Tuesday, January 30, 2018

One Year, Three Blades

I'm not normally one for "challenges," since they all seem contrived and really don't show much truth. However, I do like to take on challenges to my skills, to test the bounds of what I'm able to do and learn where I need to push and learn. One way I want to challenge myself this year is streamlining some of the tools I carry in the outdoors.

When I have my truck and trailer, my capacity for gear is nearly limitless. When I'm out with only what I can carry on my back, space is at a premium and pounds make pain. If I can eliminate five pounds, that's a huge savings on my knees and back, and will make me much happier and more relaxed.

One of the areas where I noticed that I have the tendency to pack way too many things is bladed implements. I'm not talking strictly about knives, even though those are the first bladed item folks think of; instead, if I'm camping with my truck I likely have an axe or hatchet, a saw, shovel, and a couple knives at a bare minimum. They all serve a purpose and do it well, but they still add up to a huge pile of stuff.

Looking at the tasks I have to accomplish in the sticks, I think I can cut that pile down to just three tools. I won't have the perfect tool for every task, but I'll have a tool that will handle anything that comes up, with only a minimal loss of utility.  I'll go into these tools in great detail in the coming weeks, but here's the Cliff's Notes overview  for now.

It will come as no surprise that I'm defaulting to my Mora, but I'll first perform a few modifications on it that I'll detail in a future article. I also plan on replacing my 3.6" version with either the 4" or 5.8" variant, due to my preferences for a longer blade.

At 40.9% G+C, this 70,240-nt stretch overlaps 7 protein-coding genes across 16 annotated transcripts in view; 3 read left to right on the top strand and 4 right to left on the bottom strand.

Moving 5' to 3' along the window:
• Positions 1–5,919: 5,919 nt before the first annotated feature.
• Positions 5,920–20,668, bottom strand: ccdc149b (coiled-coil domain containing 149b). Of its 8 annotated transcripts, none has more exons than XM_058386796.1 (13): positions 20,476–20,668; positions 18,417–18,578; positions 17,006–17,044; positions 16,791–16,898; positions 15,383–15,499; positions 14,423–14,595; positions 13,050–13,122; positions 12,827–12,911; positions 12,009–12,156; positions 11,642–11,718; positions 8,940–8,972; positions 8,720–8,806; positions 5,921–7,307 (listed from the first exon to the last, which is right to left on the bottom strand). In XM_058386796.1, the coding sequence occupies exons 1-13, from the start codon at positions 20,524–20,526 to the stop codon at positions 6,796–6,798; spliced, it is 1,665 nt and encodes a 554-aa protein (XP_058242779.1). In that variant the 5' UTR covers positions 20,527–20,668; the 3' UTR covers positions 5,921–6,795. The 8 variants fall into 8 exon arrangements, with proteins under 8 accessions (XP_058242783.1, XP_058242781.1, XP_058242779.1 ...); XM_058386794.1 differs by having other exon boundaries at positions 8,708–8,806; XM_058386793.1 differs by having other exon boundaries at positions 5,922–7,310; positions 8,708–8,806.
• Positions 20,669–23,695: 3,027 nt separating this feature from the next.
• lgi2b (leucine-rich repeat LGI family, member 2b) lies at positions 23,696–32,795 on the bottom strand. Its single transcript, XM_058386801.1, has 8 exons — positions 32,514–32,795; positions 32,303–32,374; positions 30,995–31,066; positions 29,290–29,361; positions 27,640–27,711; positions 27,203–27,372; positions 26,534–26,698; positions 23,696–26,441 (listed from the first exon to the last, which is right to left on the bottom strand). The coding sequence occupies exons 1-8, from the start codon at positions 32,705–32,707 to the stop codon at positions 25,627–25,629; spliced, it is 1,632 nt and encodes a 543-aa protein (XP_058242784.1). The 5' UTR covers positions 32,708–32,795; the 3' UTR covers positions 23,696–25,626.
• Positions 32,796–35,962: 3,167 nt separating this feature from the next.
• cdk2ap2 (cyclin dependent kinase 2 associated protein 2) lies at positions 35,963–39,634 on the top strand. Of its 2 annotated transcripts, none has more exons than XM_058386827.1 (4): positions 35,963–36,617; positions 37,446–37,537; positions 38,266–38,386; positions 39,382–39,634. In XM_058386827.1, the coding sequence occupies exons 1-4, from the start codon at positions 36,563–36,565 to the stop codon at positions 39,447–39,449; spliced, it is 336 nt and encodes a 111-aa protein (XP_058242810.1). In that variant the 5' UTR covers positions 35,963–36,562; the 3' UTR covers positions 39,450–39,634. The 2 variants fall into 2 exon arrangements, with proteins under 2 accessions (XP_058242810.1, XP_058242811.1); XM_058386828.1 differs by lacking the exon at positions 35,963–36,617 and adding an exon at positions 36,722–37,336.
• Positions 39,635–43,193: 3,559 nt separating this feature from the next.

I can replace the axe, hatchet, and saw with my SOG machete. It weighs about as much as the hatchet, tucks away more cleanly in my pack, and does the job of all three fairly well, as well as a few "big knife" jobs that the hatchet can't do as well. Giving up the hatchet means I lose a decent hammering tool, but I can use wooden batons for most hammering jobs. The trade-off is an easy call to make for me.


Foraging Knife
For Christmas, Erin got me a foraging knife, and it's kind of the lynchpin of this whole exercise. While it's called a knife, that name is pretty misleading. It's more of a fixed-blade e-tool, or a tactical combat trowel. I'll post a full review soon, but the short summary is that it's a handy digging tool, root wrecker, and otherwise packable earthmover. It's got me excited to show you a couple backwoods tricks I haven't broken out yet.


I look forward to testing the capability of myself and my slimmed-down blade set this year. Knowing what you can do with what you have is a powerful thing.


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